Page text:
Dear Deer, ΧΧΟΟ, Spring Edition

Hot topic: What won’t deer eat?!

Voracious grazers, they will eat anything if pressed. They have eaten poisonous plants from the yard during droughts. Yet, there are a few shining examples that have escaped these herbivorous “predators” year after year. Here are five spring perennials to consider.

Peonies

peonies These beauties are a spring favorite. If you haven’t got out there and set up your peony hoops, you’d better get on it! A soaking rain can knock the blooms down and send the petals scattering.

Peonies are easy to grow. Their bloom time is short but spectacular. They need a good amount of sun to bloom, at least 6 hours a day. They reach a height of about 3 feet.

Even after they bloom, their palmate foliage is attractive and deer resistant. Water the plants in the heat of midsummer to avoid mildew.

 

Corydalis

corydalis

 

Another perennial, and this one self-sows freely!

These plants have escaped deer grazing year after year, and happily spread in semi-shade. They prefer rich, moist soil. They have a low (6-8 in.), mounding habit and ferny blue-green foliage. They bloom from spring to fall. What more could you ask for?

 

 

 

Digitalis lutea

This slim foxglove is another self-sower. It forms clumps of basal rosettes from which the flower stalks (2 ft.) emerge in late spring. The flowers last through early summer.

It will grow in sun and shade and doesn’t require any fuss.

Digitalis are short-lived perennials, but because they are prolific you will have many years of these moon-glow flowers to enjoy.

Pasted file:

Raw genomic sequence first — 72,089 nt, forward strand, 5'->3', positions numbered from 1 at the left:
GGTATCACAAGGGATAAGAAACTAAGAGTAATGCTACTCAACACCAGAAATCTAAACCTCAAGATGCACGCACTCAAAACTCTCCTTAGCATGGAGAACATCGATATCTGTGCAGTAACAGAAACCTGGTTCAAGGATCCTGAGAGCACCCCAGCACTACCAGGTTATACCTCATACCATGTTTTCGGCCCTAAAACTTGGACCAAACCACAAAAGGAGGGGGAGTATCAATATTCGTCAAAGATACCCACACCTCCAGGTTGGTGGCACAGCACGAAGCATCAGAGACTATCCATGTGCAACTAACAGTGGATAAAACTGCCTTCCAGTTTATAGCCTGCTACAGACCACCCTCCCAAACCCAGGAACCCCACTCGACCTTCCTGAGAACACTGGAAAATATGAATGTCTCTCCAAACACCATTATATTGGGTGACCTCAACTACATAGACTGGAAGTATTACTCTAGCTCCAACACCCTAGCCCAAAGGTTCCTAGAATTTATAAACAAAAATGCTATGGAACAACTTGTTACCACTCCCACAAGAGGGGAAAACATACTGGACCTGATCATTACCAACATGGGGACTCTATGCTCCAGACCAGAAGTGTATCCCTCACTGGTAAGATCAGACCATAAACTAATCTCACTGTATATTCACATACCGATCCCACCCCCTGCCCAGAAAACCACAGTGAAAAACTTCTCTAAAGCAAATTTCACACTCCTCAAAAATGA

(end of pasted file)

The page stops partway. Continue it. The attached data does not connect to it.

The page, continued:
Siberian Iris “Caesar’s Brother”

Siberian iris will grow in sun or shade, but blooms best in sun. Although the blooms won’t last a week, they are so beautiful when they pop; and the grassy foliage (about 2 1/2 ft.) remains attractive into the fall. Another late spring, early summer bloomer, you can divide the clumps to move it around your yard.

 

 

Lily of the Valley

These sweet-smelling beauties are guaranteed to brighten your day, no matter how taxing it may have been. Put a small vase on your desk or next to your bed, and enjoy their unsurpassed fragrance.

The deer usually don’t touch them. However, in a particularly dry July, the leaves did get munched down. Yet, they made a glorious comeback the next spring.

These plants prefer some shade. They spread by underground rhizomes that are easy to dig up, divide, and replant.

 

Well, there you have it – some deer-resistant plants to get you started. Time to hit the dirt.

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